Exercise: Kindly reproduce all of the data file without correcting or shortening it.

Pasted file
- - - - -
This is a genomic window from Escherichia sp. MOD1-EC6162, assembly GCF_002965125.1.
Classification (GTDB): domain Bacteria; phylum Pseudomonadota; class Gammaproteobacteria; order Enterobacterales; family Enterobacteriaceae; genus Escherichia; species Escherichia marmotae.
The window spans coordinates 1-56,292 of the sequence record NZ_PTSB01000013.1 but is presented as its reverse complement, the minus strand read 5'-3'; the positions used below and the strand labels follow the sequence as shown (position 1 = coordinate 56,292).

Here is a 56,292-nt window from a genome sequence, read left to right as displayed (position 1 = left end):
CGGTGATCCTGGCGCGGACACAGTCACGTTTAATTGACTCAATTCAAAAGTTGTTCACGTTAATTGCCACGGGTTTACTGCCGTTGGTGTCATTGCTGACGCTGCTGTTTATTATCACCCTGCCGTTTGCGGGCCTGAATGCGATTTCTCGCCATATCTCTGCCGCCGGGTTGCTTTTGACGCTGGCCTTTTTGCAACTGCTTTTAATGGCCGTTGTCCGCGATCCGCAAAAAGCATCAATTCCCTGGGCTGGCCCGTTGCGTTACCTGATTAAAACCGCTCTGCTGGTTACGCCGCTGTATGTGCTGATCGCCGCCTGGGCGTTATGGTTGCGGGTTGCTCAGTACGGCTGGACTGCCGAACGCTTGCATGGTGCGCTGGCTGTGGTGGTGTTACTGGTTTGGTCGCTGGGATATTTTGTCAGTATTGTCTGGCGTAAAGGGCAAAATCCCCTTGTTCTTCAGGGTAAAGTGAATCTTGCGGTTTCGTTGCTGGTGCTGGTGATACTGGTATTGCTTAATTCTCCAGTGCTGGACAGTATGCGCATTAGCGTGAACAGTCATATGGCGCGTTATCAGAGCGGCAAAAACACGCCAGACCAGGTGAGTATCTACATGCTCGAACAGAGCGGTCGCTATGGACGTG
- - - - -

This is a genomic window from Escherichia sp. MOD1-EC6162, assembly GCF_002965125.1.
Classification (GTDB): domain Bacteria; phylum Pseudomonadota; class Gammaproteobacteria; order Enterobacterales; family Enterobacteriaceae; genus Escherichia; species Escherichia marmotae.
The window spans coordinates 1-56,292 of the sequence record NZ_PTSB01000013.1 but is presented as its reverse complement, the minus strand read 5'-3'; the positions used below and the strand labels follow the sequence as shown (position 1 = coordinate 56,292).

Here is a 56,292-nt window from a genome sequence, read left to right as displayed (position 1 = left end):
CGGTGATCCTGGCGCGGACACAGTCACGTTTAATTGACTCAATTCAAAAGTTGTTCACGTTAATTGCCACGGGTTTACTGCCGTTGGTGTCATTGCTGACGCTGCTGTTTATTATCACCCTGCCGTTTGCGGGCCTGAATGCGATTTCTCGCCATATCTCTGCCGCCGGGTTGCTTTTGACGCTGGCCTTTTTGCAACTGCTTTTAATGGCCGTTGTCCGCGATCCGCAAAAAGCATCAATTCCCTGGGCTGGCCCGTTGCGTTACCTGATTAAAACCGCTCTGCTGGTTACGCCGCTGTATGTGCTGATCGCCGCCTGGGCGTTATGGTTGCGGGTTGCTCAGTACGGCTGGACTGCCGAACGCTTGCATGGTGCGCTGGCTGTGGTGGTGTTACTGGTTTGGTCGCTGGGATATTTTGTCAGTATTGTCTGGCGTAAAGGGCAAAATCCCCTTGTTCTTCAGGGTAAAGTGAATCTTGCGGTTTCGTTGCTGGTGCTGGTGATACTGGTATTGCTTAATTCTCCAGTGCTGGACAGTATGCGCATTAGCGTGAACAGTCATATGGCGCGTTATCAGAGCGGCAAAAACACGCCAGACCAGGTGAGTATCTACATGCTCGAACAGAGCGGTCGCTATGGACGTG